I know other people have different experiences, and things like how often you open the fridge, if it's in direct sun light, how full the fridge is, if you are replacing items that are removed so you are cooling something rather than air all make a difference.
Originally Posted by Martyn
Okay, so in that case with the fridge running a fraction of full time, say even a third off the time on the high end, then an 80watt panel set up would more than take care of my needs. As it is any other electrical use would be far and in between.
I do like the idea of a mini windmill, that does sound cool....
Knowledge is power, point well made. Your knowledge on this subject matter is duely appreciated and obviously seen in your companies products. This web-site is a real asset because of informed members such as yourself, making contributions. Thanks again for your continued input.
Originally Posted by Martyn
08' Yellow 4dr Rubi, OME
ARB 40 Qt Fridge On Solar
On a recent 3 week trip we did a "hybrid" system for our ARB 40 refrigerator/freezer. When driving we powered the fridge from our Tacoma's alternator via the starting battery. When stopped we powered it from an auxiliary battery. The auxiliary battery was charged via a pair of 55 watt Siemens solar panels (about 7 total amps at 12-14 volts with good sun) mounted on top of our ARE shell. The system worked flawlessly and I suspect would have gone on indefinitely. Here's a summary of the system and the power data:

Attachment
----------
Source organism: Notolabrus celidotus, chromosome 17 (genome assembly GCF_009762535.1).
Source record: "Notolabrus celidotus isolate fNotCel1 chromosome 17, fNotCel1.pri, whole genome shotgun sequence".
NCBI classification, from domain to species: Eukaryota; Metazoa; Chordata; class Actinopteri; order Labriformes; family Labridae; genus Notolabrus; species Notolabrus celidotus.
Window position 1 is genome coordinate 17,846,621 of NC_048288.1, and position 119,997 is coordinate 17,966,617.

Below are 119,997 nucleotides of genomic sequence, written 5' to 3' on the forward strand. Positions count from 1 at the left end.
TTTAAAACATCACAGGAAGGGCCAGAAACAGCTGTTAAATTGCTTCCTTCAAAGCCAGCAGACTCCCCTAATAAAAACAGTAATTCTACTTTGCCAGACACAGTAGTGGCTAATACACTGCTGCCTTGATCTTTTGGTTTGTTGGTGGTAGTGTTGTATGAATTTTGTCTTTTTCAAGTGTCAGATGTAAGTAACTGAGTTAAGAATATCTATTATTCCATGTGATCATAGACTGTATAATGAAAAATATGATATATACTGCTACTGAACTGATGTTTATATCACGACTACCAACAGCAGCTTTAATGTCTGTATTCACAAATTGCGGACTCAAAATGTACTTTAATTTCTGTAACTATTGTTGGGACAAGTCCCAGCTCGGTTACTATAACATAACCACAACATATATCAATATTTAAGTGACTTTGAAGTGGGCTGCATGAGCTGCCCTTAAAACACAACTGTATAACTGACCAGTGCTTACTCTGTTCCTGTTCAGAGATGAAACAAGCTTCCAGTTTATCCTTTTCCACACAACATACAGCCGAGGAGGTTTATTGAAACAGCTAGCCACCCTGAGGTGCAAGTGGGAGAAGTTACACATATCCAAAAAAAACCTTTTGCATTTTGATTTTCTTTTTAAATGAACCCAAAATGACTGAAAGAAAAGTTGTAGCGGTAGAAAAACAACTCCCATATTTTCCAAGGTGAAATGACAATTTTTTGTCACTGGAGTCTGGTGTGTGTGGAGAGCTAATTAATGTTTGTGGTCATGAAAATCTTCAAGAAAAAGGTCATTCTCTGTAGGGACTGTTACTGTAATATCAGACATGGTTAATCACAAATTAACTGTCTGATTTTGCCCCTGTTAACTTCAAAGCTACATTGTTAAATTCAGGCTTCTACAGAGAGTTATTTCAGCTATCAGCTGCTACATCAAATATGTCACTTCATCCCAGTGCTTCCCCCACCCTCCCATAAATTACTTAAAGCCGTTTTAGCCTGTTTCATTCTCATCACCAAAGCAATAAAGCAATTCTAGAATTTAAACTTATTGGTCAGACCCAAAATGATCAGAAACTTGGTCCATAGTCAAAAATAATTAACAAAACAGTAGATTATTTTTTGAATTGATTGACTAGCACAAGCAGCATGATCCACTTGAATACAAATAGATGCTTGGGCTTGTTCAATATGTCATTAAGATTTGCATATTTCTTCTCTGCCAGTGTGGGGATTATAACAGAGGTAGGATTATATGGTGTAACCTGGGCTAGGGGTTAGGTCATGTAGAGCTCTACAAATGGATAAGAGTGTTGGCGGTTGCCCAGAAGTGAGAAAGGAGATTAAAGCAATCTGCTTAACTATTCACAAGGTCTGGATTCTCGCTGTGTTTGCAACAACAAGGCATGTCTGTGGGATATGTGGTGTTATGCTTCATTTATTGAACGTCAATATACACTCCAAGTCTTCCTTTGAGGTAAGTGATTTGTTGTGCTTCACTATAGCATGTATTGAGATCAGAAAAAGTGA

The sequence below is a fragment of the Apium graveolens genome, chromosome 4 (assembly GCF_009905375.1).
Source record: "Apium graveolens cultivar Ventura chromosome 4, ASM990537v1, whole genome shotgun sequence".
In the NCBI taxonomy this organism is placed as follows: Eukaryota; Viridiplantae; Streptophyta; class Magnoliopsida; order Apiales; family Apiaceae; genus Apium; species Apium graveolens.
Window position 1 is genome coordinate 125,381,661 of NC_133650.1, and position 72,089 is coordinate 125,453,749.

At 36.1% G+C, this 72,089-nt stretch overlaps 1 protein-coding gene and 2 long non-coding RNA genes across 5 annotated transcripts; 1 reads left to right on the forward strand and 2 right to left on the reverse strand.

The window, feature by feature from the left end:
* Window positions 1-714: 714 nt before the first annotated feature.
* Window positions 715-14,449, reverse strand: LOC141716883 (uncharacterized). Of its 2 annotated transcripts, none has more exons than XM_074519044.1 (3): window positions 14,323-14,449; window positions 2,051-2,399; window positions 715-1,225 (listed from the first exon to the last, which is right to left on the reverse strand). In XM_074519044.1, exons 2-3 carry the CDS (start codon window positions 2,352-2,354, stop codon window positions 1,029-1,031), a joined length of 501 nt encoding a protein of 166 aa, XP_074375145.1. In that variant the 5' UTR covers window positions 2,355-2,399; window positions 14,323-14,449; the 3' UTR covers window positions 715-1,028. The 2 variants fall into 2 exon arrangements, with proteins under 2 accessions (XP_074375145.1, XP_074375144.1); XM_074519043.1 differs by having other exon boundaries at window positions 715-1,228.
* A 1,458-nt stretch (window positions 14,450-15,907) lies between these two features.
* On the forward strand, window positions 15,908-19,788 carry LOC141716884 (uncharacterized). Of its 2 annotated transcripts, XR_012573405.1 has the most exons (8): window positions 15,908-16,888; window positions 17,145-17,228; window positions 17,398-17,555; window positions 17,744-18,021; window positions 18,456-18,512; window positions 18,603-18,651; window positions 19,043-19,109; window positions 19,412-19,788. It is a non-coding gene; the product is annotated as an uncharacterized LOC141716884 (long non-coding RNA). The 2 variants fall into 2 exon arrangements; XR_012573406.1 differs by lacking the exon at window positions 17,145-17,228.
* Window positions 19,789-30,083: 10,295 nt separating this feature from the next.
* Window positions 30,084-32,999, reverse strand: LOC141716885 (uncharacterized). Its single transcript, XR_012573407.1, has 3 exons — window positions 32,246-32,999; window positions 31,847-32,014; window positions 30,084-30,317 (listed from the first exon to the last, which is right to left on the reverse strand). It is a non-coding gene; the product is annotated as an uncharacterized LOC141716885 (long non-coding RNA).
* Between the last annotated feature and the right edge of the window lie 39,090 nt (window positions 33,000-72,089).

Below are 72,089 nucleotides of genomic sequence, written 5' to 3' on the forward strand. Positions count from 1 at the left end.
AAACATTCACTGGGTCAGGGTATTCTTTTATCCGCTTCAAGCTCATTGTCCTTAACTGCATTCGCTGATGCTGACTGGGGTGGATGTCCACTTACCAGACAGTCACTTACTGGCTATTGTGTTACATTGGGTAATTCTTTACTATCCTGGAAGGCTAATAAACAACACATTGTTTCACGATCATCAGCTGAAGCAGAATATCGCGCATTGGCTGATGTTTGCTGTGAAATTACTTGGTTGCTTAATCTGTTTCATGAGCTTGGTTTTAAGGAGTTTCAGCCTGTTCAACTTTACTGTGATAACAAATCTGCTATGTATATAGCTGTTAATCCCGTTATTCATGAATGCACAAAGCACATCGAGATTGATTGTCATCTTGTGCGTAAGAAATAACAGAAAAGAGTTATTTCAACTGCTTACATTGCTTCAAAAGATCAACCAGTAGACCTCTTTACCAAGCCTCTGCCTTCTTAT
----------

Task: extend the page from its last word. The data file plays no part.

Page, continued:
We started the trip with the fridge full of frozen stuff and we set the fridge on freeze for 12 hr (120v connected to an outlet in our garage) so that everything was cold at the start and the system wasn't starting out by freezing stuff. Our daily cold, but not frozen, food and drinks were carried in a small igloo cooler (maybe 15 quart size) with 3 quarts of frozen water in plastic jugs.
Every morning before breaking camp we would move the partially thawed three quarts of water from the igloo to the ARB fridge and take 3 quarts of freshly frozen water out of the fridge and put them into the igloo. We did this whether or not the water in the igloo was thawed or not.